(Note: This essay contains spoilers for both Analogue: A Hate Story and its sequel Hate Plus; in addition it assumes knowledge of the game and its story.)

"She seems ...well... like one of the most amazing villainesses I've ever encountered."
“She seems …well… like one of the most amazing villainesses I’ve ever encountered.” (Pictured, Oh Eun-a. The one with the cursor on her face is *Hyun-ae).

“I just can’t believe a woman is responsible for all of this!” exclaims *Hyun-ae as you finish reading the most revelatory letter in all of Hate Plus’ archives. Her fury boils over—the regressed patriarchal nightmare that had taken hold on her colony ship, the Mugunghwa, the ninth circle of hell she had awoken into when her stasis pod was shattered by a feckless noble in want of a marriageable daughter, the same man who would steal her voice with steel—all of this was sired by a woman who made of her ideology a terrifying suture to bind the wounds of womanhood.

Oh Eun-a, no less an emancipated woman than the President of Mugunghwa University herself. She was the architect of the neo-Confucian patriarchy that the Mugunghwa degenerated into.

If pressed to name my favourite character in the series, I would—to no one’s greater shock than my own—have to name Oh Eun-a, however. In a game series that is an epistolary tableau of complex and intriguing characters, she manages quite the feat by standing out the most. Oh Eun-a is perhaps most easily described—and effaced—as a mad social scientist. But she is so much more than this sideways twist on a hoary old cliché; indeed, she reveals both the impossibility of womanhood under patriarchy and the terrible burdens of idealistic scholarship.

Visual metaphors! M.C. Esher! Giant ants! This picture has it all! (Giant ants– at least I like to pretend they’re huge– walking around a wire-mesh mobius strip).

It’s been quite a while since I updated here. I’ve been exceedingly busy working on a research project in my sociology department and with some of my other commitments as well as a few personal problems I had to overcome. But, I’m back, and I thought that in the wake of Anita Sarkeesian’s struggle with a cavalcade of trolls over her proposed webseries it’s worth digging up a recent piece of writing I submitted as a final paper in one of my classes (Gender and Geography). This paper sought to chart out the geographic dimensions of cyberspace, particularly gamer subculture, through the lens of “the space of exception”.

I’ve excerpted a part of the paper that I think is quite relevant to what had just transpired with Feminist Frequency. In a section entitled “It’s Just a Game” I describe how the “unreal” nature often imputed to gaming space gives licence to abuse that would be intolerable outside of it. This “unreality,” I argue, is on the flip-side of a pleasurable “reality” that also manifests in gaming culture. It feels like the real world, and yet isn’t; because of this, many  gamers feel able to express themselves in a deeply violent and prejudicial way. It feels like reality, and thus being a bigot provides all the perverse pleasure that asserting dominance over another person often provides, but the “unreal”/”fake” virtuality of the space provides moral and ideological cover for this behaviour. What follows is my attempt to draw together various sociological, geographic, and philosophical ideas to provide a thumbnail sketch of how all that works.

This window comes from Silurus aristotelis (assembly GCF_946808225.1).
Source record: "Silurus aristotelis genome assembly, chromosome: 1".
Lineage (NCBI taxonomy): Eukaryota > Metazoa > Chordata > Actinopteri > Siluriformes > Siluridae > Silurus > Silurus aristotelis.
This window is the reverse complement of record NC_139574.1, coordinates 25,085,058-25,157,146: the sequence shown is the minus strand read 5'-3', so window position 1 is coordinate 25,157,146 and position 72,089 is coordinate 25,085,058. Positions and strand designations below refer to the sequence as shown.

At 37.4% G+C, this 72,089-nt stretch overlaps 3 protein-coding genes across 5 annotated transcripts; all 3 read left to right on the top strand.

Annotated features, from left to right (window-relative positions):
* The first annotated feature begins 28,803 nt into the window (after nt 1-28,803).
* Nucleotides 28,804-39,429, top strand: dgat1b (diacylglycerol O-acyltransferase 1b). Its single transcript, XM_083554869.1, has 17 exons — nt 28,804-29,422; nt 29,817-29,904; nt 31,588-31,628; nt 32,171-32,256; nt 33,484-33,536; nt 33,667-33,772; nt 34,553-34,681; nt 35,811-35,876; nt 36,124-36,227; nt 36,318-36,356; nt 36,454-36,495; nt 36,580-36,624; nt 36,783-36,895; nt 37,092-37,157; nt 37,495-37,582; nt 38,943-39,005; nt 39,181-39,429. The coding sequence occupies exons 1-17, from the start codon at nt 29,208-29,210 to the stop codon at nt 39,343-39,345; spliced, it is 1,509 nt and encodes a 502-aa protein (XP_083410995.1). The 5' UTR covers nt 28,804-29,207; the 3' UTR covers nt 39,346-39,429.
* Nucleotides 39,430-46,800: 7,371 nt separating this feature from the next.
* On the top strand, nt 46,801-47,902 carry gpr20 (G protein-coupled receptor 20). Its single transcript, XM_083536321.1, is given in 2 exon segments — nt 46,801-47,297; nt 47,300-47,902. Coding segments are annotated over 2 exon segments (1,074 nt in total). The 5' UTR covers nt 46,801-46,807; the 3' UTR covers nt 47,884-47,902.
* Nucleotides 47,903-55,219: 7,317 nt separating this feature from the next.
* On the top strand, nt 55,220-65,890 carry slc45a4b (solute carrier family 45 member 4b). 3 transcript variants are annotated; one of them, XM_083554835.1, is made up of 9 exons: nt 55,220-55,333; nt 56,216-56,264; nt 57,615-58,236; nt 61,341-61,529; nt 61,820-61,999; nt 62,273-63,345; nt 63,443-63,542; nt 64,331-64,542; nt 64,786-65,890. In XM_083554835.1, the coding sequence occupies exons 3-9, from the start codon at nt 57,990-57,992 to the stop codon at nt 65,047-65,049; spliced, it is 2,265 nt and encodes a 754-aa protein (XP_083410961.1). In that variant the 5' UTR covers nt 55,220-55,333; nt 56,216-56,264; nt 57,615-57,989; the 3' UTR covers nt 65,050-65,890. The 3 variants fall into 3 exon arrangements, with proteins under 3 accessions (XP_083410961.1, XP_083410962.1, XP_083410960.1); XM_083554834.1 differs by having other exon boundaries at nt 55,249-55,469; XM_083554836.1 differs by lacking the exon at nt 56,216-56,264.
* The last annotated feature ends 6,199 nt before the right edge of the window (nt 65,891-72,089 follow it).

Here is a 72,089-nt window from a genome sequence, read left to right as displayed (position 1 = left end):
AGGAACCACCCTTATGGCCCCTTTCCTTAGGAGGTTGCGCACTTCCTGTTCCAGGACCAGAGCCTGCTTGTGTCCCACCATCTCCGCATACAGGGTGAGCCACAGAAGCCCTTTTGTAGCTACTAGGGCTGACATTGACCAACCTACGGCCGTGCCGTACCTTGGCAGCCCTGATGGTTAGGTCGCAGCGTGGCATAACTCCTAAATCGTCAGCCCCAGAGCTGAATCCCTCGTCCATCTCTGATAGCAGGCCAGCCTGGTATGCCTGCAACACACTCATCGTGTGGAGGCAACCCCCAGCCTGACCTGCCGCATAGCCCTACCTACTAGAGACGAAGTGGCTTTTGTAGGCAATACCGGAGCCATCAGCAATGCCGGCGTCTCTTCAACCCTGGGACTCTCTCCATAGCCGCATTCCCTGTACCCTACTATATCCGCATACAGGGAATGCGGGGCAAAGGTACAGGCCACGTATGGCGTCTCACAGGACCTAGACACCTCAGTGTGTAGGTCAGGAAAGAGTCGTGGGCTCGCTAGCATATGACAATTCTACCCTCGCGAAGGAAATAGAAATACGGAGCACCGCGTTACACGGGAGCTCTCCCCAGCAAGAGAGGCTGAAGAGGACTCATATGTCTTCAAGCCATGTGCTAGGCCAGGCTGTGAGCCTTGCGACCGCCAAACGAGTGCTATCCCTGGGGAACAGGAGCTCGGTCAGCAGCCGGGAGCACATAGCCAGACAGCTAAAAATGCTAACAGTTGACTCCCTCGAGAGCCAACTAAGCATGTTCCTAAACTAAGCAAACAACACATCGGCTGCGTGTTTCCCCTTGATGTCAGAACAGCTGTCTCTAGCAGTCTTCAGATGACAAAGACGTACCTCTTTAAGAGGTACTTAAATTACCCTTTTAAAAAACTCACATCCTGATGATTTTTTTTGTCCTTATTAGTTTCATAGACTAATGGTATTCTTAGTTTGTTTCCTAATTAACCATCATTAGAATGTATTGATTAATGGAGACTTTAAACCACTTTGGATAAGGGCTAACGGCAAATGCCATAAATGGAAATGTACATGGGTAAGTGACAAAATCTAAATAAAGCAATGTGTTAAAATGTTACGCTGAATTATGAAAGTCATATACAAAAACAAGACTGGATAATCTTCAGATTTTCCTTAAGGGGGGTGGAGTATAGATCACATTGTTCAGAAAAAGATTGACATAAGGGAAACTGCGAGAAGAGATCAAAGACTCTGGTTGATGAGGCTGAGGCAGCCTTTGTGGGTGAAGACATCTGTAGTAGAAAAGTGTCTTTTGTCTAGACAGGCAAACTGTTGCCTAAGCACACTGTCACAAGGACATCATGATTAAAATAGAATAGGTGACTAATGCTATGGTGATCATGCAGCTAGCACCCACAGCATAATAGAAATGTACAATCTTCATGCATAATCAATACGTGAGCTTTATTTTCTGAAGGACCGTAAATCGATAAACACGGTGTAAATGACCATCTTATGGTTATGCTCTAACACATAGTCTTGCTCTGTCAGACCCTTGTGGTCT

Gaming cyberspace provides a virtual refuge for a certain kind of masculinity, and one that is consciously constructed in defensive opposition to a rapidly changing world. Sociologist Michael Kimmel argues that for modern young heterosexual men “the fantasy world of media is both an escape from reality and an escape to reality,” capturing the dualism that defines a space of exception. He goes on to point out that this “reality” is one that “many of these guys secretly would like to inhabit” and that video games “provide a way for guys to feel empowered,” (Kimmel 2008: 150). His analysis of men’s relationship to virtual space concludes that these men feel “it’s nice to turn back the clock and return to a time when men ruled—and no one questioned it” (156).

It is hardly surprising that some men wish to perceive this as a “virtual men’s locker room” threatened by the presence of women. It is often constructed as a refuge for hegemonic masculinity, particularly as expressed through technological mastery. Connell identifies two hegemonic masculinities that she argues have diverged and are sometimes in tension with one another: dominance-based masculinity, and expertise-based masculinity (Connell 2000: 194-195). It can be theorised that gaming in cyberspace folds these two back together with a violent world of hierarchical rankings, which allows for the virtual embodiment of conquistador-style masculinity through the mastery of technology, thus reuniting two patriarchal symbolic universes. The conflict between these two masculinities may play out more widely in the physical world, but in the space of exception furnished by cyberspace they combine to form a unique but also familiar expression of gender

But it is here that we come to a very critical distinction between the space of exception constituted by, say, the [internment or prison] camp, and the space of exception the virtual world represents. The marked difference between “exception” and “normal” is important for all such spaces, but only in the virtual world is there an equally clear, aggressively policed, distinction between “real” and “unreal” that constitutes both cyberspace and its social practises. This is a nontrivial distinction, but also a connection between the two– cyberspace and social practise therein. The purported exceptionality of time and place surrounding the internet as a whole gives licence to the abuses within, and the ostensible unreality of gaming, more specifically, licences abuse within its boundaries.